In North America, mountain ranges are a favorite of wildlife photographers because they can be found across large areas of land, making them the perfect spot for wildlife tracking and identification.
But it’s the rugged, rocky terrain surrounding them that makes them an ideal place for wildlife to hunt, so the National Park Service has worked with the U.S. Geological Survey to design a system that will allow mountain lions to thrive in the forests around the country.
A new program developed by the National Parks Conservation Association, the North American Mountain Lion Foundation and the California Department of Fish and Wildlife will allow park rangers and park visitors to identify mountain lion tracks in areas where there is already a mountain lion presence.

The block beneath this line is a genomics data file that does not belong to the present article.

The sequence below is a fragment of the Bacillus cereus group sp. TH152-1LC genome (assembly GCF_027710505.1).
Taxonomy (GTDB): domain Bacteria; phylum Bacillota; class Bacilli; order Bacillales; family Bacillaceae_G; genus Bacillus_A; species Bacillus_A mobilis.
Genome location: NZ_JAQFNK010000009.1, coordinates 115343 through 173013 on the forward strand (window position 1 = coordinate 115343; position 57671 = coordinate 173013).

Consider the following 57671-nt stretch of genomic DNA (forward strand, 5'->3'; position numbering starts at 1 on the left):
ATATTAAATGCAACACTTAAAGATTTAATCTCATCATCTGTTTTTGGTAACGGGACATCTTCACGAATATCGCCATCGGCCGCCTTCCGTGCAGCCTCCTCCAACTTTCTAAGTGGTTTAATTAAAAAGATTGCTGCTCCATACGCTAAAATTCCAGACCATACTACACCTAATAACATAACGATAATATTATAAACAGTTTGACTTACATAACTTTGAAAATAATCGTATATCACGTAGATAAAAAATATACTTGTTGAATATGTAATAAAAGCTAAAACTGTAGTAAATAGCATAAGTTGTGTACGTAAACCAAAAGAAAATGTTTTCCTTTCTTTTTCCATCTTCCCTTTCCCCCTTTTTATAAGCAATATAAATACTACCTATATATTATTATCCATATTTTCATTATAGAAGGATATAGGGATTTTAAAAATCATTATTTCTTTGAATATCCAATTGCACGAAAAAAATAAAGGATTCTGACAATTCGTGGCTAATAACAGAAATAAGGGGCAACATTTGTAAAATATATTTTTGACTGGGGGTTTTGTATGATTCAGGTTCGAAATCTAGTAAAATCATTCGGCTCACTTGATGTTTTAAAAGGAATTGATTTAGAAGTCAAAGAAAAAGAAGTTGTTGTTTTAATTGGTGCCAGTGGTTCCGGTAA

The system, dubbed the “Great Lakes Mountain Lion Track Detection and Recovery Program,” is set to launch in mid-2018, and the park ranger will be able to track mountain lions by following their tracks to where they are likely to have gone during the day, or at night.
The program, which will use GPS to detect mountain lion footprints in forested areas and highlands in North Carolina and Indiana, is one of several initiatives in the park’s program to improve wildlife habitat in the Great Lakes region.
The program has already helped track the mountain lion population in the mountains around Lake Erie, which has increased significantly in the past few years.
“These are habitats that have historically been very degraded, and it’s a real challenge to find good wildlife habitat,” said NPMFA president and CEO Jim Karpinski.
“We’re excited that our team of rangers is finally going to be able help with that effort.”